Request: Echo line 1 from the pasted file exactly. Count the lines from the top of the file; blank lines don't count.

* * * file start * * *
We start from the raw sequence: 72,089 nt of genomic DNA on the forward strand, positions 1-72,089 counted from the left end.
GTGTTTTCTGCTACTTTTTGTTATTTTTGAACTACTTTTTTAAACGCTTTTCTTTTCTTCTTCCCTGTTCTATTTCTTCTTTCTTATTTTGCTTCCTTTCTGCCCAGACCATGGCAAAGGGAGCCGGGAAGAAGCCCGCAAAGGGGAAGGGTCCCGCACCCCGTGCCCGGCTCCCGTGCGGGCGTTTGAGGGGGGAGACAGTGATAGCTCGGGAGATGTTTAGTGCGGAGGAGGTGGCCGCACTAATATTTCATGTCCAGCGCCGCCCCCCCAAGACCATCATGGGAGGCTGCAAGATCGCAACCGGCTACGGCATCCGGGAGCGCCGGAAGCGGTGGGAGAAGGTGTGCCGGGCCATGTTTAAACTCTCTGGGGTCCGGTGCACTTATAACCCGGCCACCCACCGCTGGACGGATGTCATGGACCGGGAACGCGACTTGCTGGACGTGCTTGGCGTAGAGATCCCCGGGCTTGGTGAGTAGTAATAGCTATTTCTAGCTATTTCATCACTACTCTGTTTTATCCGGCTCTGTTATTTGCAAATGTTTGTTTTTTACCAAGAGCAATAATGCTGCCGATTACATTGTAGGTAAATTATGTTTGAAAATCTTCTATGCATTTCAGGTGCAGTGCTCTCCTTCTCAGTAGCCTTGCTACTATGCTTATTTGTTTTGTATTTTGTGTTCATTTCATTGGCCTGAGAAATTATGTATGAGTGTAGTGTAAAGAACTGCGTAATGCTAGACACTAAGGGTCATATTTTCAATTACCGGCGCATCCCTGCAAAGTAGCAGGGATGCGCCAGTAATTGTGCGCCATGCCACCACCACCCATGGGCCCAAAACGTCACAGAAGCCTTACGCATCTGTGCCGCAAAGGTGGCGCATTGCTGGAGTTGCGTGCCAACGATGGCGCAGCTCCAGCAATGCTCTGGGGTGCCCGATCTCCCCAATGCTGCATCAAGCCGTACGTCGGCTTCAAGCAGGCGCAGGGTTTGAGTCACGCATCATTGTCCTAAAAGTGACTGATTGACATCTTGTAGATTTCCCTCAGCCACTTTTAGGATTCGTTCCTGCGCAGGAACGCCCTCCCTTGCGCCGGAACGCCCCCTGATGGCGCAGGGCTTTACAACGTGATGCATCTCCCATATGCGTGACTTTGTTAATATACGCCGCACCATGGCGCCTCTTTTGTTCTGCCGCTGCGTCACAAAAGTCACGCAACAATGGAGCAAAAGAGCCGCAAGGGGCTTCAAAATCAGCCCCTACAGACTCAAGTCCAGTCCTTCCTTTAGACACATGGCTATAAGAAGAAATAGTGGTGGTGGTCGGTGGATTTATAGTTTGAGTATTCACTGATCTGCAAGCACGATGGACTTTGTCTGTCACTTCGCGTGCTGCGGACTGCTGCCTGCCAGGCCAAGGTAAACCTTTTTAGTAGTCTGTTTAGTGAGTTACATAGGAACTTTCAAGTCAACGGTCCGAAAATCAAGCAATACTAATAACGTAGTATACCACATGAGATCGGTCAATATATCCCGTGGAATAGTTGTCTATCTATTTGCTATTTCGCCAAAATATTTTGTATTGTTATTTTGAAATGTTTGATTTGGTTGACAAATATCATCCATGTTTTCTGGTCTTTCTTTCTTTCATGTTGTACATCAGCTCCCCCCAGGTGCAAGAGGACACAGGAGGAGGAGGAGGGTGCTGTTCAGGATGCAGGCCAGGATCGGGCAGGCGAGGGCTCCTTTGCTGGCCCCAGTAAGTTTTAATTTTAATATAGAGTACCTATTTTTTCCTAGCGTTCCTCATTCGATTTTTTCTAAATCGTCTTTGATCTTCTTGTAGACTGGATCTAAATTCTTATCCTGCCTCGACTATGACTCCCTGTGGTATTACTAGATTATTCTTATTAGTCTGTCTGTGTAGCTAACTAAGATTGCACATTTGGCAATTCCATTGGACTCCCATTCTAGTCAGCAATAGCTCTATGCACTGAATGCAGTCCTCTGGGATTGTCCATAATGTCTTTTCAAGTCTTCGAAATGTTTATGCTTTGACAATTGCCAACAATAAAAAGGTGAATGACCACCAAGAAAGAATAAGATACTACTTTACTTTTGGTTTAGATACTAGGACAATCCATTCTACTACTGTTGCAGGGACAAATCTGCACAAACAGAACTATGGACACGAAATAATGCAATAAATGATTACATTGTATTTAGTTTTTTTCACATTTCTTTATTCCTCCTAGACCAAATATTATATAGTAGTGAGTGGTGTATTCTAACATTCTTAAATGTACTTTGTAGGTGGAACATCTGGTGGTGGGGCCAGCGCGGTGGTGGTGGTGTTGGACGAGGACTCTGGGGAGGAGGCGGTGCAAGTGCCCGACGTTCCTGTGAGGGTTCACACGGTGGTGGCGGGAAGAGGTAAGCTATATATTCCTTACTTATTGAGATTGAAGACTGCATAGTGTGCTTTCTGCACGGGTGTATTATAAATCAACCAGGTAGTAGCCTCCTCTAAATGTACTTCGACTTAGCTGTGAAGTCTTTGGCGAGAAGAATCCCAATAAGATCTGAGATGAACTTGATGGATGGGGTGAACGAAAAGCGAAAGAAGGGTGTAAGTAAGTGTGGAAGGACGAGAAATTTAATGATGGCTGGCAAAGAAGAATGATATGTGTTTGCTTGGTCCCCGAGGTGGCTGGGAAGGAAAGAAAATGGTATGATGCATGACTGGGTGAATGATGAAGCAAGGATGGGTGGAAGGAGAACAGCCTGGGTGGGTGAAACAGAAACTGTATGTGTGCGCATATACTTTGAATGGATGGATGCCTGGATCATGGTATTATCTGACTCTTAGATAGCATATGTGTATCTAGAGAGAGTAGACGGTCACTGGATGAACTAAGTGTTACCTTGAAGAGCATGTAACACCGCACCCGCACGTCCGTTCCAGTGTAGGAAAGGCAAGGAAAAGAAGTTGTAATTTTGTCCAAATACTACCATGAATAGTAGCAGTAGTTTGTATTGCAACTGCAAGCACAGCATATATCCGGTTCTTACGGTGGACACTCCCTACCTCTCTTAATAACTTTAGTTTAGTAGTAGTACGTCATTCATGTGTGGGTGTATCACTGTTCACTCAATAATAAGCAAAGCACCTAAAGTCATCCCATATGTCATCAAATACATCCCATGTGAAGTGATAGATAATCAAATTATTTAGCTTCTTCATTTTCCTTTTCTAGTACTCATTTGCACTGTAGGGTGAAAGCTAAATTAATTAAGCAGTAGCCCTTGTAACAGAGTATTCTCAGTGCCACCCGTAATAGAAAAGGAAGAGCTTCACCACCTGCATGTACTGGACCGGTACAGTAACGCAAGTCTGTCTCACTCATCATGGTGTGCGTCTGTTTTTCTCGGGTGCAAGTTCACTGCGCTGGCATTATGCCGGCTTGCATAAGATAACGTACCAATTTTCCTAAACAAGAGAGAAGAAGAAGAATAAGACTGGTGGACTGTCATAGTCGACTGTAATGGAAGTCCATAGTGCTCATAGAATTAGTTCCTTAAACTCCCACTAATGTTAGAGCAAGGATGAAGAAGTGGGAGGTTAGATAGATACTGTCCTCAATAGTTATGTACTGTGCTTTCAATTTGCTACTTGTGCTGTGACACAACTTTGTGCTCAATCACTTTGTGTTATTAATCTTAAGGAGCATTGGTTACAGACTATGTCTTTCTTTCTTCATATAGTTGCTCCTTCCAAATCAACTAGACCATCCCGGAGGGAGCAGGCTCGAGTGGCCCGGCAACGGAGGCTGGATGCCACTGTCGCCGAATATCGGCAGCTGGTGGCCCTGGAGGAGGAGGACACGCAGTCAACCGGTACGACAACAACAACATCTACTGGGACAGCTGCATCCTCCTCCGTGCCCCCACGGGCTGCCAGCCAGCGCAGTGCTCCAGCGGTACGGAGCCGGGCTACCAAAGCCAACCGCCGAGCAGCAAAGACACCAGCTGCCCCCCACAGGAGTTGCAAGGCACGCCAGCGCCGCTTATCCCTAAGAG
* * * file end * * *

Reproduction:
We start from the raw sequence: 72,089 nt of genomic DNA on the forward strand, positions 1-72,089 counted from the left end.